“I really miss Diana. I loved her so much. She was one of the quickest wits I knew; nobody made me laugh like her.” -Sarah, Duchess of York

“I always think of my mother in everything I do. I hope she would be proud of my work. My brother and I often ask ourselves: what would our mother have done in this situation? My mother was to me, like my brother, a role model. And also to many people worldwide. I believe people took to her so warmly because she possessed the ability to take away their embarrassment in whatever situation she met them in. She was immediately sympathetic. Exactly like her, I know that I enjoy a privileged position as a member of the royal family and I must use what was given to me to try to make a difference in important topics.” -HRH Prince Henry of Wales

9

Prince Harry visits Lesotho where he helped to set up the charity Sentebale ‘Touching Tiny Lives’ which provides healthcare and education to vulnerable children in Mokhotlong, Lesotho, southern Africa. The particular theme of his visit was to check on the progress of the Mamohato children’s centre which will provide vital support to children affected by HIV

Harry photographed parts of his visit himself: ‘I have always enjoyed photography and the challenges that come with trying to capture the perfect shot, although privately I don’t take many photos. The best photos I have are in my head, I have some very special memories, mostly from Africa. But on this visit, I had the time and opportunity to be on the other side of the camera and take some photos in the stunning country of Lesotho for my charity Sentebale’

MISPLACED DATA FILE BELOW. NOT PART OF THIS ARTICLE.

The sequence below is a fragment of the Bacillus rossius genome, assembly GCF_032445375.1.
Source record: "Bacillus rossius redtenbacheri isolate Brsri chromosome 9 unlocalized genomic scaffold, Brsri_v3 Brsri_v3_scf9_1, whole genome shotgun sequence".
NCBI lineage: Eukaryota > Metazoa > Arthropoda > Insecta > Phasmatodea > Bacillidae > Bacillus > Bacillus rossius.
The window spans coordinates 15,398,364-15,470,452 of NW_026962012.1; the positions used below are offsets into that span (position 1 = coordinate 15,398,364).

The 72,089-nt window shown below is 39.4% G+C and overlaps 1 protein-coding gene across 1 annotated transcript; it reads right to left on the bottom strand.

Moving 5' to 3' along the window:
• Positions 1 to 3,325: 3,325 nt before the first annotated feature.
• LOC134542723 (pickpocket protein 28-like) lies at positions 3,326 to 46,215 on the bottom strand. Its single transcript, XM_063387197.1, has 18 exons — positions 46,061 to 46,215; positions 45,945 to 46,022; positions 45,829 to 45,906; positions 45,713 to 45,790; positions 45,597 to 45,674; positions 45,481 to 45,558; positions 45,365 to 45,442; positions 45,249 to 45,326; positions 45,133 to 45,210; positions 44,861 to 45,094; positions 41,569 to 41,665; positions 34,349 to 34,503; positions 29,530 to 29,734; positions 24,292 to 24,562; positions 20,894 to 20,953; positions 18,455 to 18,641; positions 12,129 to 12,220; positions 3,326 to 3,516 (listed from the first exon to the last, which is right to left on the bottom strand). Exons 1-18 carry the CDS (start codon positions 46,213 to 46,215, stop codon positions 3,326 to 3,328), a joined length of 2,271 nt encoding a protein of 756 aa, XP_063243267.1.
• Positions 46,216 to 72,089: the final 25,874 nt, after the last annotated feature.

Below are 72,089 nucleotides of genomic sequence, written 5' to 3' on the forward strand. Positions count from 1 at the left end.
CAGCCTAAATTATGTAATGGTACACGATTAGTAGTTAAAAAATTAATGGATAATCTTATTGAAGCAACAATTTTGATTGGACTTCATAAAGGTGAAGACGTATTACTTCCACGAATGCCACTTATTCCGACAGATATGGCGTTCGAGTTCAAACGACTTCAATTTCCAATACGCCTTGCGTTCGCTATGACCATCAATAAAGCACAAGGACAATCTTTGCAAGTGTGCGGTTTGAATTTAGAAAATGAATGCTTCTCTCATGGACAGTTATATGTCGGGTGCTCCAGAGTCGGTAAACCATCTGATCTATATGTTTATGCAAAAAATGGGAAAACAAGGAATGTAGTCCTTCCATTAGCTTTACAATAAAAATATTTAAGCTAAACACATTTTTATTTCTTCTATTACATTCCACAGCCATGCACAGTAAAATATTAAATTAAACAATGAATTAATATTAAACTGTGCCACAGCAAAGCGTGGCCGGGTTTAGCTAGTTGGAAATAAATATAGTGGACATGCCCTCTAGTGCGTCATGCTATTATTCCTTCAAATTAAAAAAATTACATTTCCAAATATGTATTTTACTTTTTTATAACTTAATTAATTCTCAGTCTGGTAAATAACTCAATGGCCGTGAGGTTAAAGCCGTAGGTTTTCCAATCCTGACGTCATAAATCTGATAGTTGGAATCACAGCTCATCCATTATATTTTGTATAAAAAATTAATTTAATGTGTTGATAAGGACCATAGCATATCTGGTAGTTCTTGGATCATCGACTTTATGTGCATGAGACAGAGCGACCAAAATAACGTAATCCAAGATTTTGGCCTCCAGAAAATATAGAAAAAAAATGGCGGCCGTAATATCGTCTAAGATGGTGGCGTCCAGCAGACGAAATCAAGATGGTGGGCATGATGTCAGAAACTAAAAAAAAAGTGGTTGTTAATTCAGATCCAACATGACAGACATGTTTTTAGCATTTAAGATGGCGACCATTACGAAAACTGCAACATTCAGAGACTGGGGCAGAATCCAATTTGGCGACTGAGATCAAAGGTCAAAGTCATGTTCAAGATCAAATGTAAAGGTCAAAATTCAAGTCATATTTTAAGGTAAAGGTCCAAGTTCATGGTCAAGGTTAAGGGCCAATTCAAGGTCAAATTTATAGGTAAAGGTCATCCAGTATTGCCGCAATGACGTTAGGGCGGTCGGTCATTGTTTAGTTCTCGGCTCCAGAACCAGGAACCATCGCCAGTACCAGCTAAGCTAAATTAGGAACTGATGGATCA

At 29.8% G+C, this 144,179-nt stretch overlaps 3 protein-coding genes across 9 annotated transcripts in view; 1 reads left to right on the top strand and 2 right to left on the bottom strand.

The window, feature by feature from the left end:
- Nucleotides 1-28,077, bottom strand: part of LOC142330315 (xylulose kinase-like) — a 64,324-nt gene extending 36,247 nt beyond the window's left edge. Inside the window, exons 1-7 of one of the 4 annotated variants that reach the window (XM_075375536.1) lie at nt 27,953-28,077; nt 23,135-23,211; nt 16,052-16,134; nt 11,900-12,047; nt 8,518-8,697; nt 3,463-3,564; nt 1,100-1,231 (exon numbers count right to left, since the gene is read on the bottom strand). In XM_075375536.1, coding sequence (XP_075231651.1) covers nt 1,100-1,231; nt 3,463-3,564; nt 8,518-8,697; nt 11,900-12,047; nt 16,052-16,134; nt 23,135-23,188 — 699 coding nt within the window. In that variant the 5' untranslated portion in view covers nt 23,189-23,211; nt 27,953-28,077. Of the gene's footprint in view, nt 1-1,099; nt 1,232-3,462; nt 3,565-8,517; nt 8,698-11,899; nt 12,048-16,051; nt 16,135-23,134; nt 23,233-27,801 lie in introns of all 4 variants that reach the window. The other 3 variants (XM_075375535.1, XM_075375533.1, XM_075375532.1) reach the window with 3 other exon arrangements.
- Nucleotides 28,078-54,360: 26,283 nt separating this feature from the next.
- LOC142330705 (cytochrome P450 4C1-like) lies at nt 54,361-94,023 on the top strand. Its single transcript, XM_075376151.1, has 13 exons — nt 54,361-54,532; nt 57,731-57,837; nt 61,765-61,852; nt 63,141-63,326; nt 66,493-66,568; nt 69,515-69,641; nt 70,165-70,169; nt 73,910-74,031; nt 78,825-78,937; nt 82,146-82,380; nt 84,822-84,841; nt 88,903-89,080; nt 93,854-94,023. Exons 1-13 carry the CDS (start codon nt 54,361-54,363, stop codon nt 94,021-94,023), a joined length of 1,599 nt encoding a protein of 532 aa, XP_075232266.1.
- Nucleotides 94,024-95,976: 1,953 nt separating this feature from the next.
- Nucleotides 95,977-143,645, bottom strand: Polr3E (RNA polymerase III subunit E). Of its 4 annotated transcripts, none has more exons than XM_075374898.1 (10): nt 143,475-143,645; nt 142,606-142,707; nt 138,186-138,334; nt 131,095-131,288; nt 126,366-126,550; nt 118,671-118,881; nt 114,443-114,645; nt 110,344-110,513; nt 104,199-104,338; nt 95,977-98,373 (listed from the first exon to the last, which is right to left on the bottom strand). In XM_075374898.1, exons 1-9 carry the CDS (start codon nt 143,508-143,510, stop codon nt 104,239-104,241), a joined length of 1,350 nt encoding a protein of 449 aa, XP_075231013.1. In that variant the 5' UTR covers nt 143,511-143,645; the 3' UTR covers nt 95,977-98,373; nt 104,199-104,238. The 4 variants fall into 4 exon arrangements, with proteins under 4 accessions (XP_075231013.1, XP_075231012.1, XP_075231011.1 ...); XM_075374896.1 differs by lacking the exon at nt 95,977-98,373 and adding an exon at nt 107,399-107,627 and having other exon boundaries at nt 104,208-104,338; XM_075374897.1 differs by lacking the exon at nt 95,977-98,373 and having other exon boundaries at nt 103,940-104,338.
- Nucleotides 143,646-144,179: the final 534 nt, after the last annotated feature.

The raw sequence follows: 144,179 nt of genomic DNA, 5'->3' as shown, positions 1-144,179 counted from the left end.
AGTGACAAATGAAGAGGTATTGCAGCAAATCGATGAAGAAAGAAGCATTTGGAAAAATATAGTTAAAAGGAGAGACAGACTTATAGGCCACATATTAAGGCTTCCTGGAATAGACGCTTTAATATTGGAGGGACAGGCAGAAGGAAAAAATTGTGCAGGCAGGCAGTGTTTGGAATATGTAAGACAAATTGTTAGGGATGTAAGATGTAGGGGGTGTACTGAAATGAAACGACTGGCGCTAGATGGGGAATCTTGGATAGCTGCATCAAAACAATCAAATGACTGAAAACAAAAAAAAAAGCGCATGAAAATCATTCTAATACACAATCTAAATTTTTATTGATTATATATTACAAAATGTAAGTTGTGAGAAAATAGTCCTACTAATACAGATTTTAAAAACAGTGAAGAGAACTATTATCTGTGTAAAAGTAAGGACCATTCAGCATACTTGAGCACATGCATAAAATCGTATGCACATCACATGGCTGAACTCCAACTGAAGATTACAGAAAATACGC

Whatever you do, don’t imagine Rei as a pediatric doctor. Don’t imagine how great he is at keeping the kids distracted while administering immunizations or tending to their injuries, ear infections, or achy tummies. Please don’t be tempted to think of how gently he speaks with them and how he constantly reminds them of how well they’re doing. It would be very dangerous to imagine him cheering up the scared and crying children with cute band-aids and lollipops. Just… do yourself a favor and don’t imagine how adorable that would be.

Aren’t you glad I warned you? (˵¯͒〰¯͒˵)

(And definitely don’t imagine that is a Makoharu baby)

“This photo of Nong (five years old) was taken in his hometown of Plong sub-district, Thoeng district, Chiang Rai province on Dec 7, 2009 at a community event near the Thai-Laos border. After both his parents died from AIDS, Nong, who is also living with HIV/AIDS, moved in with his grandfather. A few months before this photo was taken, a meeting was held concerning Nong entering kindergarten. Parents were afraid Nong would bite children and infect them with AIDS. The mayor intervened and allowed Nong to enter school, but he was shunned by teachers and students alike and was rarely seen playing with others. Nong inspired my community health station and I to put on educational workshops and public media letting people know about the dangers and myths about contracting HIV/AIDS.”

CAN YOU SEE ME?
(Left) Salome [NAME CHANGED] is HIV-positive. She is 7 years old and lives with her sister at the Turkana Outreach Orphanage in Kenya, run by Ruth Kuya, who was herself orphaned at age 12. Salome’s mother contracted HIV while she was a sex worker and died of AIDS-related causes. The Orphanage began in 1994 and now shelters 40 children, most of whom have been affected by HIV/AIDS; five are HIV-positive.

© UNICEF/Shehzad Noorani

To see more: www.unicef.org/photography

vimeo

This is a small short I made in traditional animation.